It was 75 years ago that the last commander of the dominant WWII Polish resistance movement, the Home Army (AK), General Leopold Okulicki, issued the order officially disbanding the Polish underground armed forces, which were formed in February 1942 to fight against the German occupation of Poland.
“Soldiers of the Home Army! I am giving you your last order. You should continue your work in the spirit of regaining full independence for our State and ensuring the protection of Polish civilians against extermination,” wrote General Okulicki.
The Polish government in exile, in the UK, took the decision to disband the AK, in view of the fast proceeding Soviet offensive. Although the authorities did not intend to openly fight the encroaching Communist regime, they did not recognise the new Soviet-imposed government in Poland.
“We do not want to fight the Soviets, but we will never agree to any other life than in a sovereign, independent and just Polish State. The current Soviet victory is not the end of the war,” General Okulicki wrote to his troops.
To protect the AK soldiers against Communist repressions, the underground forces were ordered to disband and continue their work by non-military means, with a view to achieving the full liberation of Poland. In the second confidential order, issued to the commanders of the local AK divisions, General Okulicki wrote:
“Under the conditions of the new occupation, we must focus on rebuilding independence and the protection of civilians against extinction. Therefore, we must take advantage of all forms of legal activity, attempting to infiltrate all areas of life of the Provisional People's Government… Maintain small clandestine military staff and the whole radio network. Maintain communication with me and act in cooperation with the office of [the London-based government in exile]”.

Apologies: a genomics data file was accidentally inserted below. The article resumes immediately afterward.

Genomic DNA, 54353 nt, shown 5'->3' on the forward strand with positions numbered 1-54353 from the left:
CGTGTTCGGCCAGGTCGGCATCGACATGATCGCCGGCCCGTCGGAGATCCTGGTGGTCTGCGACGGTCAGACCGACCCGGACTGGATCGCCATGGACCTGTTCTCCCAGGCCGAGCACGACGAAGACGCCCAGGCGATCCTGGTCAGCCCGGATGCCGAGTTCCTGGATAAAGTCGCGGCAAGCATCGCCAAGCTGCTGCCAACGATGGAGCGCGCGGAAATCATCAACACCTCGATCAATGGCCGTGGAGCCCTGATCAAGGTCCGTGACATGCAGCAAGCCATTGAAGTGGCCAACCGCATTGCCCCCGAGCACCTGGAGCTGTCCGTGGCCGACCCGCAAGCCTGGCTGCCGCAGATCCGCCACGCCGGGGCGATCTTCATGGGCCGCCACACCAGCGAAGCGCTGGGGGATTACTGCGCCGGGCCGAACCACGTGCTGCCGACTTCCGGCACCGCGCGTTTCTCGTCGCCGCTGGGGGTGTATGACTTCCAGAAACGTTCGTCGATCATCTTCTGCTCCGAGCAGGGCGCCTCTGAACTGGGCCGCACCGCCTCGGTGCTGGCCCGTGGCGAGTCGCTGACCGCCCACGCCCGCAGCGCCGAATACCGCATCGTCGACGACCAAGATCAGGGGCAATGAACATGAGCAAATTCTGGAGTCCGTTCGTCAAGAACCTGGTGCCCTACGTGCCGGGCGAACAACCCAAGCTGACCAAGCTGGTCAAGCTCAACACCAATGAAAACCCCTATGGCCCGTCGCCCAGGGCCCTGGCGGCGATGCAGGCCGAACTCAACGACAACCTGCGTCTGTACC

In his book, historian Professor Krzysztof Komorowski wrote about Soviet operations to exterminate the members of the Polish resistance. The Soviet People's Commissariat for Internal Affairs (NKVD) and the Polish Communist Security Service (SB) conducted multiple operations aimed at uncovering, capturing and eliminating members of the AK and anyone suspected of sympathising or aiding them.
The methods of extermination included brutal interrogations, torture, imprisonment, the deportation of around 50,000 Poles to gulags and labour camps in the Urals and Siberia, and executions with a bullet to the back of the head.
The AK soldiers who chose to continue their fight against the Soviet regime, became known as the Indomitable Soldiers. The notable Polish heroes, who continued their fight after 1945 and were murdered by the Soviet regime, include cavalry captain Witold Pilecki and medical orderly Danuta Siedzikówna, who was barely 17 when she was murdered by the NKVD.